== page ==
Edmonstone, J and Mackenzie, H (2006) Practice development and action learning. Practice Development in Health Care, 4 (1). pp. 24-32.

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Abstract

This article seeks to explore the potentially fruitful connections between practice development and the approach to personal and organizational development known as action learning. Action learning is defined as: a method for individual and organization development based upon small groups of colleagues meeting over time to tackle real problems or issues in order to get things done; reflecting and learning from their experience and from each other as they attempt to change things (Edmonstone, 2003). The article begins by examining the nature of professional practice and the relationship between theory and practice. It then considers the nature of learning, including an examination of competence and capacity. It reviews action learning and its underlying roots in adult learning, focusing particularly on the concentration of action learning on ‘problems’ rather than ‘puzzles’. It examines the nature of practice development and then explores the relationship between practice development and action learning through material derived from an evaluation study conducted on the Royal College of Nursing Clinical Leadership Programme in Scotland where action learning forms a major element of the programme.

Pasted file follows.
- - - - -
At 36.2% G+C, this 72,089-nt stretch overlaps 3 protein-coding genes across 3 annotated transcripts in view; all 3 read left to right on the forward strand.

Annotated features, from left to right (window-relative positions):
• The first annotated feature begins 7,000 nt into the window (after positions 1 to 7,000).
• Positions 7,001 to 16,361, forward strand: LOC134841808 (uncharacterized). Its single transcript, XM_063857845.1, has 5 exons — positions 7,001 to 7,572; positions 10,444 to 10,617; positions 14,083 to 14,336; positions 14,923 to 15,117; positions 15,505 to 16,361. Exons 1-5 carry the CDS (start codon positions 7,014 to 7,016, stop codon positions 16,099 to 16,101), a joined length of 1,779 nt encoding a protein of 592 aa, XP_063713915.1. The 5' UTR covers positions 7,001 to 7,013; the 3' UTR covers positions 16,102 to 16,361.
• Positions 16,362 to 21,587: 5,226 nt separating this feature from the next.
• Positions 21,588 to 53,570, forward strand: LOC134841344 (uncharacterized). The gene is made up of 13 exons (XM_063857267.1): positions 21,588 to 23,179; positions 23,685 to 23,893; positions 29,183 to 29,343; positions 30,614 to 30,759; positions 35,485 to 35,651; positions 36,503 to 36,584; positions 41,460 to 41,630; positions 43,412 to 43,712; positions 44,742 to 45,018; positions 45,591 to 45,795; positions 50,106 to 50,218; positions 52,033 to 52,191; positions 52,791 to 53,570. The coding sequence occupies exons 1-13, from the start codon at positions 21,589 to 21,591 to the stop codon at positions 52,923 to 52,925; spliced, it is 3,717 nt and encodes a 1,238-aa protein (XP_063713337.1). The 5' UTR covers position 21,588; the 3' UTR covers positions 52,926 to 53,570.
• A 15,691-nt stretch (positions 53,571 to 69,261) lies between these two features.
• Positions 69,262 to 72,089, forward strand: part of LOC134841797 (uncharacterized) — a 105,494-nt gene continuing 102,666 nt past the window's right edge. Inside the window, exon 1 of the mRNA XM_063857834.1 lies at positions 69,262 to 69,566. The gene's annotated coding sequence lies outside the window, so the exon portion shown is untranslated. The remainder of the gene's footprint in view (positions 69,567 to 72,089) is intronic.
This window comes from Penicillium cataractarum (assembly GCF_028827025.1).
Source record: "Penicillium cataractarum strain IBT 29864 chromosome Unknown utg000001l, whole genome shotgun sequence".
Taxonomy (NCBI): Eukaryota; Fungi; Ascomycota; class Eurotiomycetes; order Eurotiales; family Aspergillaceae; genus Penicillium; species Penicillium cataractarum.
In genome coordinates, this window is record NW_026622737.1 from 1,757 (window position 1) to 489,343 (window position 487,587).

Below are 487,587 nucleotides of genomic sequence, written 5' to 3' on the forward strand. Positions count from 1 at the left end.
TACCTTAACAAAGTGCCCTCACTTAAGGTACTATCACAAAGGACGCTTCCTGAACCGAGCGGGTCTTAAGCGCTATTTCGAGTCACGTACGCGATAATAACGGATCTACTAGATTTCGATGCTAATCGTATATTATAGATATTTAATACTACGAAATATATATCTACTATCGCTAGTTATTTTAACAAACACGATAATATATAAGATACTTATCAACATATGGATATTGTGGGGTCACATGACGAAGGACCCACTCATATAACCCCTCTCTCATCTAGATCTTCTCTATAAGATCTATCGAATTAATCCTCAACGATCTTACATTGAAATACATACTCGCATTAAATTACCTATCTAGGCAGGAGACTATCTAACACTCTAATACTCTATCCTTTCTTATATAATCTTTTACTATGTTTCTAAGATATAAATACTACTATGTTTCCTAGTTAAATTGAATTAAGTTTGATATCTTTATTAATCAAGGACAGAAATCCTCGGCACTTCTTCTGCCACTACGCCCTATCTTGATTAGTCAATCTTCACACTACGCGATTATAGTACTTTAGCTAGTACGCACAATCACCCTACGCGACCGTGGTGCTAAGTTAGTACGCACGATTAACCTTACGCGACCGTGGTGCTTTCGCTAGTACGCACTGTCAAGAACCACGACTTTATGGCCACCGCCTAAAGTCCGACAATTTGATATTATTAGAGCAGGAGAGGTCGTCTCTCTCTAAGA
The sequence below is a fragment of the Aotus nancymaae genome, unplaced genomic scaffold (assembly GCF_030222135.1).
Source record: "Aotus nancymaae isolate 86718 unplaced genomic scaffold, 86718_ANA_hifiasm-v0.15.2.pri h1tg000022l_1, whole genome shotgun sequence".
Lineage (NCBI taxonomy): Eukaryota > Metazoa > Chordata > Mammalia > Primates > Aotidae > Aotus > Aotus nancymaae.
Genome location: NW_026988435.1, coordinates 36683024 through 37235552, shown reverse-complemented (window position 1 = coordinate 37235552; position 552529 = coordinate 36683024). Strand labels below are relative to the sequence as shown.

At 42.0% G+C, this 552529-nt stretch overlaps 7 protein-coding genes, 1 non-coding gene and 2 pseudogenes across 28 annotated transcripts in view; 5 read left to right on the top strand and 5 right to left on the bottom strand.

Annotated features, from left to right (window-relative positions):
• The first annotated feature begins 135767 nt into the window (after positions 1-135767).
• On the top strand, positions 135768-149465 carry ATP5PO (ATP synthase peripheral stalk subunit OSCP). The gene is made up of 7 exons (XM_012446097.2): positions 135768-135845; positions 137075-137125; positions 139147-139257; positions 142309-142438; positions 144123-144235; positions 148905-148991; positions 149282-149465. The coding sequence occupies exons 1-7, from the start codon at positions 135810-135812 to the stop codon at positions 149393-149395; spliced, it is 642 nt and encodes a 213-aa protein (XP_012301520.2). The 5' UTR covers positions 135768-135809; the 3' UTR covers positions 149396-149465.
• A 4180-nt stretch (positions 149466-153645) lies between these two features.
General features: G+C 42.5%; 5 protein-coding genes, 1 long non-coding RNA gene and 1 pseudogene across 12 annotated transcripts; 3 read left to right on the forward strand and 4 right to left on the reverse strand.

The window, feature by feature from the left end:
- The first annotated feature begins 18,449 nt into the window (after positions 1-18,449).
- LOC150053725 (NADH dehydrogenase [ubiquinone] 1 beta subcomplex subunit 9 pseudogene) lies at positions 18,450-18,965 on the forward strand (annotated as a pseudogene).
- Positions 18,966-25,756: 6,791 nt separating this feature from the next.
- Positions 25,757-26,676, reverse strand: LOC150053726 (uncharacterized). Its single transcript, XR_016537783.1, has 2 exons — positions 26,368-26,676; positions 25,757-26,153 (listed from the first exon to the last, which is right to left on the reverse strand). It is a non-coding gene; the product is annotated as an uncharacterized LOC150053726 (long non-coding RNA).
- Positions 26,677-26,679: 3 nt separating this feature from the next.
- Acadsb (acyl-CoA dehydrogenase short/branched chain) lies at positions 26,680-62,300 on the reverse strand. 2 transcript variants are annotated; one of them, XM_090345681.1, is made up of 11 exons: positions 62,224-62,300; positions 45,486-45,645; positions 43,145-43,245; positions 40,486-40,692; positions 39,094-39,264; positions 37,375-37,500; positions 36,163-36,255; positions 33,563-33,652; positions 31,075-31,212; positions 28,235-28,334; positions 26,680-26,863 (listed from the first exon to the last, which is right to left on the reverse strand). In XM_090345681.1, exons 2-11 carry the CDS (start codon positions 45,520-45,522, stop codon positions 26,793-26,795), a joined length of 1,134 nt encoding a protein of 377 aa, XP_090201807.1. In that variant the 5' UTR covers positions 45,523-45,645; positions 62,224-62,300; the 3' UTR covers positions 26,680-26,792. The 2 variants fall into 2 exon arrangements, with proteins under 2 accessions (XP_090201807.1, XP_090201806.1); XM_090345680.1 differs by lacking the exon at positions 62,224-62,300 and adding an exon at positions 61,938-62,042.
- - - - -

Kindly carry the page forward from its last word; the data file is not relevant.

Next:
Item Type: Article
Uncontrolled Keywords: practice development, action learning, professional practice, learning competence, capacity
Subjects: H Social Sciences > H Social Sciences (General)
Divisions: Faculty of Humanities and Social Sciences > School of Social Science and Public Policy
Depositing User: Symplectic
Date Deposited: 23 Apr 2015 15:29
Last Modified: 29 Jul 2019 11:37
URI: https://eprints.keele.ac.uk/id/eprint/466

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